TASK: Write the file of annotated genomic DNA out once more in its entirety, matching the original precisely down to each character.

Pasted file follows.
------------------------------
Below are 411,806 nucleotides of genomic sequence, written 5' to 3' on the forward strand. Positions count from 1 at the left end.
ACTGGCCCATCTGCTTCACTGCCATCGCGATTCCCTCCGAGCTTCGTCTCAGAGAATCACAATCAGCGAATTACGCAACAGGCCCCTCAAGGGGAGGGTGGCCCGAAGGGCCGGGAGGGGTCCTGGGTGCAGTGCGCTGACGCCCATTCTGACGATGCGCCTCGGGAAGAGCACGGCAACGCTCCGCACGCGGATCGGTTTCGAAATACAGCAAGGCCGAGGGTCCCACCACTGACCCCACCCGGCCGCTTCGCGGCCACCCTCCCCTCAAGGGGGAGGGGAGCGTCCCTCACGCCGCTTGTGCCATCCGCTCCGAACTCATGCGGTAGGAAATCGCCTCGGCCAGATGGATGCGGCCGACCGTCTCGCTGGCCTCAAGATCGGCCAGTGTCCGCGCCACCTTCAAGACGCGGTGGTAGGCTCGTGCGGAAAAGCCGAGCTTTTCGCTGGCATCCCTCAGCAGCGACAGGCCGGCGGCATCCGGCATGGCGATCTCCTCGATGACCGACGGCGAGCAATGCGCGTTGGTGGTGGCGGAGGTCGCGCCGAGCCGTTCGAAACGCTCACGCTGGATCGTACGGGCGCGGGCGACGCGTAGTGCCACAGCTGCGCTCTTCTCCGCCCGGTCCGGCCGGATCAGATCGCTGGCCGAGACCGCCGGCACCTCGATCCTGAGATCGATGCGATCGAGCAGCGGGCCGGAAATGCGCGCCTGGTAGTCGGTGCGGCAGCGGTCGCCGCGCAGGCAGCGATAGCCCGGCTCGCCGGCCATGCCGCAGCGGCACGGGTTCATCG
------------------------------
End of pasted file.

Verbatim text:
Below are 411,806 nucleotides of genomic sequence, written 5' to 3' on the forward strand. Positions count from 1 at the left end.
ACTGGCCCATCTGCTTCACTGCCATCGCGATTCCCTCCGAGCTTCGTCTCAGAGAATCACAATCAGCGAATTACGCAACAGGCCCCTCAAGGGGAGGGTGGCCCGAAGGGCCGGGAGGGGTCCTGGGTGCAGTGCGCTGACGCCCATTCTGACGATGCGCCTCGGGAAGAGCACGGCAACGCTCCGCACGCGGATCGGTTTCGAAATACAGCAAGGCCGAGGGTCCCACCACTGACCCCACCCGGCCGCTTCGCGGCCACCCTCCCCTCAAGGGGGAGGGGAGCGTCCCTCACGCCGCTTGTGCCATCCGCTCCGAACTCATGCGGTAGGAAATCGCCTCGGCCAGATGGATGCGGCCGACCGTCTCGCTGGCCTCAAGATCGGCCAGTGTCCGCGCCACCTTCAAGACGCGGTGGTAGGCTCGTGCGGAAAAGCCGAGCTTTTCGCTGGCATCCCTCAGCAGCGACAGGCCGGCGGCATCCGGCATGGCGATCTCCTCGATGACCGACGGCGAGCAATGCGCGTTGGTGGTGGCGGAGGTCGCGCCGAGCCGTTCGAAACGCTCACGCTGGATCGTACGGGCGCGGGCGACGCGTAGTGCCACAGCTGCGCTCTTCTCCGCCCGGTCCGGCCGGATCAGATCGCTGGCCGAGACCGCCGGCACCTCGATCCTGAGATCGATGCGATCGAGCAGCGGGCCGGAAATGCGCGCCTGGTAGTCGGTGCGGCAGCGGTCGCCGCGCAGGCAGCGATAGCCCGGCTCGCCGGCCATGCCGCAGCGGCACGGGTTCATCG